We got there for early supper in time to skip the notorious queues but the small ramen bar was already buzzing. An elderly Japanese dude in chef whites warmly let us into the bar, through white curtains, and I swear I felt like I was stepping into a cartoon. We were further greeted with a loud ‘Irrashaimase!’ and then someone gave us three bangs off a Japanese drum. I wondered whether ninjas were going to jump out of nowhere to serve us.
We were quickly
crammed sat by a teensy corner table and were given some nibbles while we decided on our feast…
Fresh, raw cabbage strips drizzled with sweetened rice wine vinegar? Really? Really! What a revelation this small plate of nibble was. It’s a really nice, easy snack anyone can copy at home too.
The servers were very helpful (and patient!) explaining their menu. They had 15 types of ramen to choose from (with tonkotsu (pork bone), shōyu (soy sauce), and miso broth base) and a decent number of starters and sides, plus a good drinks list. After choosing our food, we asked if we could move to a bigger table and they kindly agreed despite the queue forming outside already. Plus points for customer care!
We had some chicken kara-age (£5) to start and it was pretty straightforward. The meat was juicy and tender and the coating reminded me of fried chicken dinners our angels cooked at home.
We also had the soft shell crab (£6) which was nice and sweet, but I thought the crab at Ukai was better. Shoryu’s was a tad bit oily too, but nothing some table napkins can’t rectify. I still enjoyed this very much.
And then there was ramen. Three massive bowls of ramen.
Being the spice girl that I am (if you wannabe my zigazig…… uh, yeah no), I chose the spicy miso ramen (£9.90). It was a massive massive massive bowl and I immediately fell in love with its vibrant colours and its fragrant aroma. Topped with barbecue pork, marinated soft boiled egg (which I gave away as I don’t eat egg), sweet corn, beansprouts and spring onion, I seriously knew this was exactly what I needed and wanted.
The miso broth was delicious. My first spoonful was so orgasmic I had to stop myself from doing a Meg Ryan (circa When Harry Met Sally). It was a very balanced broth – a bit salty, a bit spicy, a teeny bit sweet – and it didn’t give you a greasy after taste. Plus it’s quite light, every spoonful begged for another one straight after.
The noodles they use at Shoryu are traditional Hakata hosamen noodles, which they also sell to take away for £1.50 if you wanted to make your own ramen at home. They were so ridiculously flavourful, you’d think they’ve been soaked in the broth eons before serving. But they seriously remained, firm and springy and each mouthful was just a delightful chew. Those noodles are so good and I’m happy there was a whole lot of it in my bowl.
I thought the char siu was a wee bit of a let down in appearance at it looked unappetizing in its gray-er shade of pale. However it was quite nice, with an almost melt-in-your mouth texture and a clean full-on pork taste. It did give a decent flavour profile to the ramen itself but I would have liked it a bit more charred.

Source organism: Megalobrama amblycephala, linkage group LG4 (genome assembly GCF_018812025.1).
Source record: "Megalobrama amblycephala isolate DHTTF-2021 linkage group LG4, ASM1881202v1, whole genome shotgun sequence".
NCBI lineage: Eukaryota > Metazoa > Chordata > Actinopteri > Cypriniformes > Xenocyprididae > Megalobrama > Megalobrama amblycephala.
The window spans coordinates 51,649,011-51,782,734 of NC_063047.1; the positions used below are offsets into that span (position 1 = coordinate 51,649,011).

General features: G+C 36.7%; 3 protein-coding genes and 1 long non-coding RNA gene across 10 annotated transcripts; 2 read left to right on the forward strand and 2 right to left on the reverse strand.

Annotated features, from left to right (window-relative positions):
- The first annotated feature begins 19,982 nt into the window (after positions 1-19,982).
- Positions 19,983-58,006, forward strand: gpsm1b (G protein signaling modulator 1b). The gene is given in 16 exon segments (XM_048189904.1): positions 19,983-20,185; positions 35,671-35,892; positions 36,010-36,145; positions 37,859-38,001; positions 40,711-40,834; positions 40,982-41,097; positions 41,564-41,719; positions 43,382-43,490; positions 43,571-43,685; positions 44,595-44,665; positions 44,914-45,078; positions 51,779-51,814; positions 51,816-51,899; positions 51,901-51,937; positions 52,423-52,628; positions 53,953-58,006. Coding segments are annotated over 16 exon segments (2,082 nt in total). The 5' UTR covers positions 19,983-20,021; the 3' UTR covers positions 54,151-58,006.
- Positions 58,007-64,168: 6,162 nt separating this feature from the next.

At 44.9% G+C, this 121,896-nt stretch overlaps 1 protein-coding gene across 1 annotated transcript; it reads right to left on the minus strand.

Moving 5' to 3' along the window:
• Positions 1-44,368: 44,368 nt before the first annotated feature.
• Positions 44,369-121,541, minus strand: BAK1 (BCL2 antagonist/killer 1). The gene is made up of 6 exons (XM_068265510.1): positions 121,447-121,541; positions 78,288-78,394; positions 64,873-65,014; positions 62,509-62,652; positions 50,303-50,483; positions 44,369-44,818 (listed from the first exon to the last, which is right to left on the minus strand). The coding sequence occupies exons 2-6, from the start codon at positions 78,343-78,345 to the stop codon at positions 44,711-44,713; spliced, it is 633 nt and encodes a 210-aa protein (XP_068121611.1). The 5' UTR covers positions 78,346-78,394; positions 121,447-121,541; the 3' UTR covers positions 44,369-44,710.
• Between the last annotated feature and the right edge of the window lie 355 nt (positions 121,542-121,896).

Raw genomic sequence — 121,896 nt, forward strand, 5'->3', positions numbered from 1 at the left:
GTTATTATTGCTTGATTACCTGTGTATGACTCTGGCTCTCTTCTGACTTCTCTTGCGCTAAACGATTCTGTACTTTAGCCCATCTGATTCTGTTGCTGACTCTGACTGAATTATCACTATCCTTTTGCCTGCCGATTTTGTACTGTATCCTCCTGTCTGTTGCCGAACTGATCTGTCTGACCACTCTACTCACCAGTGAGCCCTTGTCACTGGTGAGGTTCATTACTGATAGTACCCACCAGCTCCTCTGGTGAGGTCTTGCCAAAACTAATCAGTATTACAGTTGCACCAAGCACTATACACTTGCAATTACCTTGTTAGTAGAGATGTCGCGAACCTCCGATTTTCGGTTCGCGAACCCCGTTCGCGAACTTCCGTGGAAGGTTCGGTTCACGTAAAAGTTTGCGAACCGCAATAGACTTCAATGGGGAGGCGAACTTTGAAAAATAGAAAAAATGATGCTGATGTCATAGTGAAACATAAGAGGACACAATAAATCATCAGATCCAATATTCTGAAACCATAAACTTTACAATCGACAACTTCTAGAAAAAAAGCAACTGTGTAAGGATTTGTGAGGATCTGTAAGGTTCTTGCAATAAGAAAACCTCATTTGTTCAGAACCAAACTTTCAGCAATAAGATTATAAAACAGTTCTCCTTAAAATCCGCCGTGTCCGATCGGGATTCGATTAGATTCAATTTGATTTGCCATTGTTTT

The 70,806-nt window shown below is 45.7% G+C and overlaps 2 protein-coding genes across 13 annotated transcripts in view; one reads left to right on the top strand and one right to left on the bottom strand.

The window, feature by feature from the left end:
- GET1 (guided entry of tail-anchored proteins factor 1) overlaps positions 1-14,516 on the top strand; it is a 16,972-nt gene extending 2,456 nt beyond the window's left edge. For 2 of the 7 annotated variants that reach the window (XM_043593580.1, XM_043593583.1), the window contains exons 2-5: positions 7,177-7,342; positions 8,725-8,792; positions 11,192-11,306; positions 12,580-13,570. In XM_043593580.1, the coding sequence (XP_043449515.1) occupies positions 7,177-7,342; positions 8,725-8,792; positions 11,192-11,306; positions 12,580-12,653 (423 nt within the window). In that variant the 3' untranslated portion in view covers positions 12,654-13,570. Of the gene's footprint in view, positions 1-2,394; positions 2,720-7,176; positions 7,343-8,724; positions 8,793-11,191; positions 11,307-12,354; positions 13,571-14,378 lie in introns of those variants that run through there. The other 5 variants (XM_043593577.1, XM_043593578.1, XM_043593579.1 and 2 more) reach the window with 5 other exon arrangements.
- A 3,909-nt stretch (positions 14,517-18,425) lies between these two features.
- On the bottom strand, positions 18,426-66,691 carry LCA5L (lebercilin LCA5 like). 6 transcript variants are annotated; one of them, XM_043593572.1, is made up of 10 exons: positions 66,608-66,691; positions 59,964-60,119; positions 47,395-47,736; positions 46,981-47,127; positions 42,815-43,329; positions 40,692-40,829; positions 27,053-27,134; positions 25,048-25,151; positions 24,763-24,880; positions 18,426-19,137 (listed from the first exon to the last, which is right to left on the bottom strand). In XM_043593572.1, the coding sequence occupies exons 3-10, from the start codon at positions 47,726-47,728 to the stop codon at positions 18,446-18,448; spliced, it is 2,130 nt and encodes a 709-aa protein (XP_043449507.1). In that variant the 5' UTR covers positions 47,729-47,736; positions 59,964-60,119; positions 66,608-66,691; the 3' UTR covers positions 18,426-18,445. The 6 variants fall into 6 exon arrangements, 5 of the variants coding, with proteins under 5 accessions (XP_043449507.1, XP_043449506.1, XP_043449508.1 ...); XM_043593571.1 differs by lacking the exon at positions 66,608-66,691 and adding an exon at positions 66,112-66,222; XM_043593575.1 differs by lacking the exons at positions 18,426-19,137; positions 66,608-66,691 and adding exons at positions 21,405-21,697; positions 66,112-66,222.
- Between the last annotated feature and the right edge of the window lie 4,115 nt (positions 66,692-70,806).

We all had a great time trying to finish our big bowls of soul. G had the Hokkaido Curry Ramen (£10.90) which was quite nice and had chicken kara age instead of the char siu. Ate T had the Sapporo Miso Ramen (£8.90) which I thought was the milder version of mine.
After finishing our ramen, while contemplating whether we had sufficient belly space for dessert, a server asked if we could share our four-seater with a solo diner. I’ve never actually seen the ‘Share A Seat, Win A Friend’ movement in restaurants here so it was rather refreshing to know that Shoryu does that. They also have a 30-minute tachigui (eating while standing) service which is great for those who don’t have much time.
We decided that we had room for one more on our table, and more importantly, for dessert. We really didn’t to think much about that last bit.
We shared two matcha based desserts. Immediately you can see the copious dusting of matcha powder.
The matcha motchi (£3.50) was okay. I liked the mochi crust but I thought the green tea paste filling was a bit too much, and the powder they dusted the dessert with gave it a bitterness that fell strange to the palate. We had to blow the powder off, and that made it a whole lot yummier.
The matcha cheesecake (£4.50) had a good creamy texture, but just like the mochi dessert, I wish they didn’t go OTT on the green tea powder.
We left Shoryu feeling full, comforted and happy as our dining experience was super pleasant. Service was really good despite a very busy night and the waiters were really helpful without being all snooty. The ramen was excellent and I am so pleased that finally we have good, authentic Asian bowl of soul here in London. I cannot wait to go back to try the other types. So far, this is my 2013 favourite restaurant in town. =)
Shoryu Ramen Bar
9 Regent Street, London, SW1Y | No reservations, walk-in only
Average spend: £10pp for ramen, £25 with sides, dessert and drinks (I had a recommended sake)